What Is the Value of a Master’s in Nursing?
Earning an MSN is an investment in a future career. Program costs vary by institution, but there are many ways to finance a degree. For example, some types of student loans fall under forgiveness or government repayment programs if the graduate works in the nursing field for a required amount of time. Additionally, an MSN may open advanced career opportunities that pay more than occupations requiring an undergraduate education.
MSN graduates often go on to become advanced practice nurses, taking on roles as nurse midwives, nurse anesthetists or nurse practitioners. Nurses in these roles have increased autonomy, and according to American Nurses Association (ANA), can diagnose illnesses, advise on public health issues, and manage chronic disease.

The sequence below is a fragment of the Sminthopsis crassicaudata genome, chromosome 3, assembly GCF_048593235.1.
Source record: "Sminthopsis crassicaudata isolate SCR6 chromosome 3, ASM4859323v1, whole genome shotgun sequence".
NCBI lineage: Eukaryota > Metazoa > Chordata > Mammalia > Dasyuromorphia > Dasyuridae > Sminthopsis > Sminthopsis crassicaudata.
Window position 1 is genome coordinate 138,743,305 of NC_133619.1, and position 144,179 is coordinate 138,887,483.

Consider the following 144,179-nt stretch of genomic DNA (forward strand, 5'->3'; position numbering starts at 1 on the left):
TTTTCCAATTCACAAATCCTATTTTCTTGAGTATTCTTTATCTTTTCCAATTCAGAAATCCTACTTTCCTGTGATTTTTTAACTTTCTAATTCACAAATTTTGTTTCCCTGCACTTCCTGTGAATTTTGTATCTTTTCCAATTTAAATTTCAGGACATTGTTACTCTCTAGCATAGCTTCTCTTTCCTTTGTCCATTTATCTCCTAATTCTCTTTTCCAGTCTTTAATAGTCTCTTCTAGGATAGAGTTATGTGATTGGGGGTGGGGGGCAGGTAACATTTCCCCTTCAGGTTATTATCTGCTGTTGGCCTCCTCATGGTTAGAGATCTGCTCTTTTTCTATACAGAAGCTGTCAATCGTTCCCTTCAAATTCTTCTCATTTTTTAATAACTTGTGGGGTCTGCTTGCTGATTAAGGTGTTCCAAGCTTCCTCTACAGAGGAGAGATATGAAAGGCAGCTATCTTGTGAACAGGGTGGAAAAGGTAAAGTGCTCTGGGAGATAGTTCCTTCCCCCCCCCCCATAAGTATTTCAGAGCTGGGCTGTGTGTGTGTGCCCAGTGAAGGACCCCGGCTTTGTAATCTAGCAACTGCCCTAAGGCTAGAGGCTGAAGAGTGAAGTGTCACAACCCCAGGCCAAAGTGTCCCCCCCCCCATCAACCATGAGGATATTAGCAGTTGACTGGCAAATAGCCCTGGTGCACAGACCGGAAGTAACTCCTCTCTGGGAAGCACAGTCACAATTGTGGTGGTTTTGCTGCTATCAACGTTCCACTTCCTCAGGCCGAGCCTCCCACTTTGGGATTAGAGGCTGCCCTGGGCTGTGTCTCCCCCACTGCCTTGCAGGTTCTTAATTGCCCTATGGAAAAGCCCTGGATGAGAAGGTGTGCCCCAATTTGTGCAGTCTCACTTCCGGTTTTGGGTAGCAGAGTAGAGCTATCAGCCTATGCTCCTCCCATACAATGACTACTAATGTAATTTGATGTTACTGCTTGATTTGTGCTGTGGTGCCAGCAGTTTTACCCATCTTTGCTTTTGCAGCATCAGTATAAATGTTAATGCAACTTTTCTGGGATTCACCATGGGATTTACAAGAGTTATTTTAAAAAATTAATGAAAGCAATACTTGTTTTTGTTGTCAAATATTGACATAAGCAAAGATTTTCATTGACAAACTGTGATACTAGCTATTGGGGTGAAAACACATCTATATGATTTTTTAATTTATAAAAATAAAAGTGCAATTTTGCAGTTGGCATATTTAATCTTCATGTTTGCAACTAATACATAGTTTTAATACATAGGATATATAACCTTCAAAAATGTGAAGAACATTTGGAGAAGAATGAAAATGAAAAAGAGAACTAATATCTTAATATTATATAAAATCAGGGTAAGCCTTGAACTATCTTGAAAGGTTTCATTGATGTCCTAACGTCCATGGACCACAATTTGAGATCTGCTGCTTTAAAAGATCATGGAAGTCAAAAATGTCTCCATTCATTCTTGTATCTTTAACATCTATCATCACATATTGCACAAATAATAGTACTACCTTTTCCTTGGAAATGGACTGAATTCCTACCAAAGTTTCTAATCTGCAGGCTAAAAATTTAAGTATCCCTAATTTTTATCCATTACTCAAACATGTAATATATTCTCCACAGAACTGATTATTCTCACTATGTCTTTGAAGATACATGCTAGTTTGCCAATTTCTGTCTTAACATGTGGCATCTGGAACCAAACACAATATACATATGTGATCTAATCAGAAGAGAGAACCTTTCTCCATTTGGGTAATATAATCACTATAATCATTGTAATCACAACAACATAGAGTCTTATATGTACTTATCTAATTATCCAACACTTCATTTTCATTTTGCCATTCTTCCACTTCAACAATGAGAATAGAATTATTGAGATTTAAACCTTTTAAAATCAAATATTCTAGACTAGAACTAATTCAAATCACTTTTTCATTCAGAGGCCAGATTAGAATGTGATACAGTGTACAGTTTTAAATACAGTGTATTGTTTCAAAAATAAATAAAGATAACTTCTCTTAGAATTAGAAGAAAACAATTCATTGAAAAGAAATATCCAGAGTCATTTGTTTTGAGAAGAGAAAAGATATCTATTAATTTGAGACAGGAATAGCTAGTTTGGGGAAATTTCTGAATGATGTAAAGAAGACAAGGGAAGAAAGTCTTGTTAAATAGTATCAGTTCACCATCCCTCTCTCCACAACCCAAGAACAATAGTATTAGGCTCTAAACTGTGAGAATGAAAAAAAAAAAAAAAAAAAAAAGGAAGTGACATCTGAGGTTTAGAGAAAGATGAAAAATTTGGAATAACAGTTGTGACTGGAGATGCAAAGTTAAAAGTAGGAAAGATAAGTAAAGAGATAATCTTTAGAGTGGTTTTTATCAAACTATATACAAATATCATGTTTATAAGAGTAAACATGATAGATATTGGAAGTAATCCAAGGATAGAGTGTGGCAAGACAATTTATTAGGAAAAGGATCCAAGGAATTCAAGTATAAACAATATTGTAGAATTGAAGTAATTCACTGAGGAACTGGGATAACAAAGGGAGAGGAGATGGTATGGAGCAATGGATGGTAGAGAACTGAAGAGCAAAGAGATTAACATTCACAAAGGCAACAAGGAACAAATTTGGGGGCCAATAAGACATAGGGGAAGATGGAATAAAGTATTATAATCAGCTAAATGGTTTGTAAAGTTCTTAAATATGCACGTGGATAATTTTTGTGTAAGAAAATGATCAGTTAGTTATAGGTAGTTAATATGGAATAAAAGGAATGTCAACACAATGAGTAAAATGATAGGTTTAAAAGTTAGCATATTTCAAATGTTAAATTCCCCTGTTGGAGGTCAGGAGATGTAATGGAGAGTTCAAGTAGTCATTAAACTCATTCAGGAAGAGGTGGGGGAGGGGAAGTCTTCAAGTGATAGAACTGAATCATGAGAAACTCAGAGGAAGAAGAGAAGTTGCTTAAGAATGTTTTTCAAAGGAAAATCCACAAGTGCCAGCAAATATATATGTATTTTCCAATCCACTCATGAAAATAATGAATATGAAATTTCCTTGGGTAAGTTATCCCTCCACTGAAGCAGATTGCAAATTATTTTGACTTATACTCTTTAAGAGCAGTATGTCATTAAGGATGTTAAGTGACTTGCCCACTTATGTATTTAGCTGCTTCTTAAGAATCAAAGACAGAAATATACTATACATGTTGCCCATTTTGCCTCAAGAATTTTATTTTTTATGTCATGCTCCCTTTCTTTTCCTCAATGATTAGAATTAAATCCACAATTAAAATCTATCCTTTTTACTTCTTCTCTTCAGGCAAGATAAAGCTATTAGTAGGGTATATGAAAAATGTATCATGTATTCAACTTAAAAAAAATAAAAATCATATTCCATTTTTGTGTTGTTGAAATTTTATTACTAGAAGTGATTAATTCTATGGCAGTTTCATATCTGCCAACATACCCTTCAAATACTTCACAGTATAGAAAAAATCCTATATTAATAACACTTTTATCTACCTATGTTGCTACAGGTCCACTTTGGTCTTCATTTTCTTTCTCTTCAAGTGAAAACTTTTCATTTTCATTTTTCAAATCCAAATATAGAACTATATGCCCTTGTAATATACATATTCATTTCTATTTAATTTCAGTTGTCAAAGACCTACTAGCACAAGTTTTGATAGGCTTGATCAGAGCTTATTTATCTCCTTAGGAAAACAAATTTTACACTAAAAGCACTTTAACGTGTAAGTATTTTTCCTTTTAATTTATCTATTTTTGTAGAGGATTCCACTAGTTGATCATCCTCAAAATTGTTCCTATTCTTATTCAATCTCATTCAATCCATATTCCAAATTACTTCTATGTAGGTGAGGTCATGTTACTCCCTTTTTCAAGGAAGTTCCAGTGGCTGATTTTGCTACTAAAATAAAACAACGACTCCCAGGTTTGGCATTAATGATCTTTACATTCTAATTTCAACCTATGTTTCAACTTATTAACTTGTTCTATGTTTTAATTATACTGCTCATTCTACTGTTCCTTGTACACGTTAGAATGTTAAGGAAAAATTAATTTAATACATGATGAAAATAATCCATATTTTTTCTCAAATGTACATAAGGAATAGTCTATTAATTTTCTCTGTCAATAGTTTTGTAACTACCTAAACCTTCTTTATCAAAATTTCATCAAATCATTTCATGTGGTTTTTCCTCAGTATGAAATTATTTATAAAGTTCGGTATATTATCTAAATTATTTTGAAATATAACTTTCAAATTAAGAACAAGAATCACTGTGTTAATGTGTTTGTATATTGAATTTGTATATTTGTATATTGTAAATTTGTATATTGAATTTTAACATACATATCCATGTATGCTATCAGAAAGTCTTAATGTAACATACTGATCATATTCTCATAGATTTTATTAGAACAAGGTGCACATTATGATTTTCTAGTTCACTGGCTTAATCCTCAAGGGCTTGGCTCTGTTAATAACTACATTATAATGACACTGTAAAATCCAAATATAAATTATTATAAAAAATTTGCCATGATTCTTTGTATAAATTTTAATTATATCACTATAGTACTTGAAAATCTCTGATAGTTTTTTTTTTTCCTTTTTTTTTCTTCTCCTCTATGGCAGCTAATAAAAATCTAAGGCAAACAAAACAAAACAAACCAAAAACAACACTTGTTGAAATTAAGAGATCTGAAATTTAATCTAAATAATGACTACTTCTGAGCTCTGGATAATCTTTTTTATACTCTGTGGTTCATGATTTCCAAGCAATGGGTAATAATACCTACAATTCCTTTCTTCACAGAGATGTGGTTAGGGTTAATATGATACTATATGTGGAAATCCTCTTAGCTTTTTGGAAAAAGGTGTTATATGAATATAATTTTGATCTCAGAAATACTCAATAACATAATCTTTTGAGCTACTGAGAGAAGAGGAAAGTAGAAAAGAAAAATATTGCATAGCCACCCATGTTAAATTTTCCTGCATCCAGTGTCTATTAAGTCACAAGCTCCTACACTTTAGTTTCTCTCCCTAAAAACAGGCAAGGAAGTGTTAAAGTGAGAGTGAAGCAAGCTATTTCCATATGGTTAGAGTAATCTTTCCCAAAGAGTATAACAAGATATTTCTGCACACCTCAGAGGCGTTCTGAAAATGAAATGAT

These occupations on average have a six-figure salary. According to 2019 data from the Bureau of Labor Statistics (BLS), the average salary of a nurse midwife is $108,810, a nurse practitioner may earn about $111,000 a year and a nurse anesthetist may earn about $181,000. By comparison, the average salary of an RN in 2019 was $73,300.
It is also important to consider the quality of the education received while earning an MSN. Many institutions provide access to state-of-the-art equipment and programs geared toward fully preparing students for entry to a professional career. Exam preparation resources and the experience gained from clinical hours may help graduates earn a professional nursing license.
Related Nursing Programs
A master’s in nursing degree is a great option for those who want to take on an advanced position in the field. An online program is often more convenient, especially for working professionals. There are also many other types of online nursing degrees to choose from; most of these can also be found online. Consider these related nursing programs:
Information on this page was last retrieved in June 2020.